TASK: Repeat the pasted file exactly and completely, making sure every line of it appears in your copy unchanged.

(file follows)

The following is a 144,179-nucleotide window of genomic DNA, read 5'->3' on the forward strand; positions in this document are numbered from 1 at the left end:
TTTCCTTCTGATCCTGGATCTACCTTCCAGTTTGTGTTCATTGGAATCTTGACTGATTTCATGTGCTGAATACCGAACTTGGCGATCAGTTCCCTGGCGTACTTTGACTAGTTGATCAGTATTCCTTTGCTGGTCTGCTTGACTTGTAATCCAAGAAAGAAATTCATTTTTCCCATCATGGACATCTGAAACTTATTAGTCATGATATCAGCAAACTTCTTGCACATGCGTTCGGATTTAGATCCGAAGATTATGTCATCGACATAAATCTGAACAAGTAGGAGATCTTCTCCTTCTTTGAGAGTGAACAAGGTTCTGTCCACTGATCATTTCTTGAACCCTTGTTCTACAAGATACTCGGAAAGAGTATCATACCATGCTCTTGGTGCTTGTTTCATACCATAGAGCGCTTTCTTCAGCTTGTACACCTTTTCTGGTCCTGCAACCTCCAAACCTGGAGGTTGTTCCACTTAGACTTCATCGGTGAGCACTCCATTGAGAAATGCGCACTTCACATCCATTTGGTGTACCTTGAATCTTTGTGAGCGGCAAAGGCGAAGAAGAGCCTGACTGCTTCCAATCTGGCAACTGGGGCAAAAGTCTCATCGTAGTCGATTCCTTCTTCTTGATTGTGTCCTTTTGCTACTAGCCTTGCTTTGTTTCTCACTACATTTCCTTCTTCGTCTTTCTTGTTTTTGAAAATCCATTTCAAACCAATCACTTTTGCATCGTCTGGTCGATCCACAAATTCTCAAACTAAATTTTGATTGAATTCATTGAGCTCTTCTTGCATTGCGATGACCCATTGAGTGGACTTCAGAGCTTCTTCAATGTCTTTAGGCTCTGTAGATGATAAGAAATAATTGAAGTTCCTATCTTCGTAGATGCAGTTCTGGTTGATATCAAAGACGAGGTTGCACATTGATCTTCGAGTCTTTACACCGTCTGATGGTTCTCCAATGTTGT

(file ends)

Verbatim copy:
The following is a 144,179-nucleotide window of genomic DNA, read 5'->3' on the forward strand; positions in this document are numbered from 1 at the left end:
TTTCCTTCTGATCCTGGATCTACCTTCCAGTTTGTGTTCATTGGAATCTTGACTGATTTCATGTGCTGAATACCGAACTTGGCGATCAGTTCCCTGGCGTACTTTGACTAGTTGATCAGTATTCCTTTGCTGGTCTGCTTGACTTGTAATCCAAGAAAGAAATTCATTTTTCCCATCATGGACATCTGAAACTTATTAGTCATGATATCAGCAAACTTCTTGCACATGCGTTCGGATTTAGATCCGAAGATTATGTCATCGACATAAATCTGAACAAGTAGGAGATCTTCTCCTTCTTTGAGAGTGAACAAGGTTCTGTCCACTGATCATTTCTTGAACCCTTGTTCTACAAGATACTCGGAAAGAGTATCATACCATGCTCTTGGTGCTTGTTTCATACCATAGAGCGCTTTCTTCAGCTTGTACACCTTTTCTGGTCCTGCAACCTCCAAACCTGGAGGTTGTTCCACTTAGACTTCATCGGTGAGCACTCCATTGAGAAATGCGCACTTCACATCCATTTGGTGTACCTTGAATCTTTGTGAGCGGCAAAGGCGAAGAAGAGCCTGACTGCTTCCAATCTGGCAACTGGGGCAAAAGTCTCATCGTAGTCGATTCCTTCTTCTTGATTGTGTCCTTTTGCTACTAGCCTTGCTTTGTTTCTCACTACATTTCCTTCTTCGTCTTTCTTGTTTTTGAAAATCCATTTCAAACCAATCACTTTTGCATCGTCTGGTCGATCCACAAATTCTCAAACTAAATTTTGATTGAATTCATTGAGCTCTTCTTGCATTGCGATGACCCATTGAGTGGACTTCAGAGCTTCTTCAATGTCTTTAGGCTCTGTAGATGATAAGAAATAATTGAAGTTCCTATCTTCGTAGATGCAGTTCTGGTTGATATCAAAGACGAGGTTGCACATTGATCTTCGAGTCTTTACACCGTCTGATGGTTCTCCAATGTTGT